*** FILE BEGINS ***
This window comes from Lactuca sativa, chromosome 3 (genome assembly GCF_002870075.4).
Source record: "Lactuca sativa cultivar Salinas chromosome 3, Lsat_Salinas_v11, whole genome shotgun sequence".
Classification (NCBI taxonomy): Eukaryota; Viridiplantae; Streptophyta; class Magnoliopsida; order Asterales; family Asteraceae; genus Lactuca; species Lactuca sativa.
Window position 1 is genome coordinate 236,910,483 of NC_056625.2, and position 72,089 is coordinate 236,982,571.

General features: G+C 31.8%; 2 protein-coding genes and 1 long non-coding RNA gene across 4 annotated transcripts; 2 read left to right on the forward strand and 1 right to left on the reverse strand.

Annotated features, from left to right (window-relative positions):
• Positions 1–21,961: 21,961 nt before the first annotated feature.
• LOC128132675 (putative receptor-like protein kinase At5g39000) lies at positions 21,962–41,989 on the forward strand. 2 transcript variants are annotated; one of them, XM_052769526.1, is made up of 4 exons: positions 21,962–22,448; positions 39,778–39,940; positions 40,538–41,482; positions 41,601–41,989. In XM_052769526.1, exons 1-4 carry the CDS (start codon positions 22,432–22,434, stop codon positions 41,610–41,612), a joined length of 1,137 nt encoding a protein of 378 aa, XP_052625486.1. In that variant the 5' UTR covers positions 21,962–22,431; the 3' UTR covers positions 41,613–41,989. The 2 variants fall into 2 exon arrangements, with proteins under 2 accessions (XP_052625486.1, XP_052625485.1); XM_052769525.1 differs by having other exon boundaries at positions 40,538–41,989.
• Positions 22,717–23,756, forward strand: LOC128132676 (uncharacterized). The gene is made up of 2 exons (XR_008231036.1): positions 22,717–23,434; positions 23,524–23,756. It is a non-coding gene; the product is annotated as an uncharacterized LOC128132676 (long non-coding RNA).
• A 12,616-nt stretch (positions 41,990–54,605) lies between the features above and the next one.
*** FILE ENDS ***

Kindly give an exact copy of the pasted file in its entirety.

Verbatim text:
This window comes from Lactuca sativa, chromosome 3 (genome assembly GCF_002870075.4).
Source record: "Lactuca sativa cultivar Salinas chromosome 3, Lsat_Salinas_v11, whole genome shotgun sequence".
Classification (NCBI taxonomy): Eukaryota; Viridiplantae; Streptophyta; class Magnoliopsida; order Asterales; family Asteraceae; genus Lactuca; species Lactuca sativa.
Window position 1 is genome coordinate 236,910,483 of NC_056625.2, and position 72,089 is coordinate 236,982,571.

General features: G+C 31.8%; 2 protein-coding genes and 1 long non-coding RNA gene across 4 annotated transcripts; 2 read left to right on the forward strand and 1 right to left on the reverse strand.

Annotated features, from left to right (window-relative positions):
• Positions 1–21,961: 21,961 nt before the first annotated feature.
• LOC128132675 (putative receptor-like protein kinase At5g39000) lies at positions 21,962–41,989 on the forward strand. 2 transcript variants are annotated; one of them, XM_052769526.1, is made up of 4 exons: positions 21,962–22,448; positions 39,778–39,940; positions 40,538–41,482; positions 41,601–41,989. In XM_052769526.1, exons 1-4 carry the CDS (start codon positions 22,432–22,434, stop codon positions 41,610–41,612), a joined length of 1,137 nt encoding a protein of 378 aa, XP_052625486.1. In that variant the 5' UTR covers positions 21,962–22,431; the 3' UTR covers positions 41,613–41,989. The 2 variants fall into 2 exon arrangements, with proteins under 2 accessions (XP_052625486.1, XP_052625485.1); XM_052769525.1 differs by having other exon boundaries at positions 40,538–41,989.
• Positions 22,717–23,756, forward strand: LOC128132676 (uncharacterized). The gene is made up of 2 exons (XR_008231036.1): positions 22,717–23,434; positions 23,524–23,756. It is a non-coding gene; the product is annotated as an uncharacterized LOC128132676 (long non-coding RNA).
• A 12,616-nt stretch (positions 41,990–54,605) lies between the features above and the next one.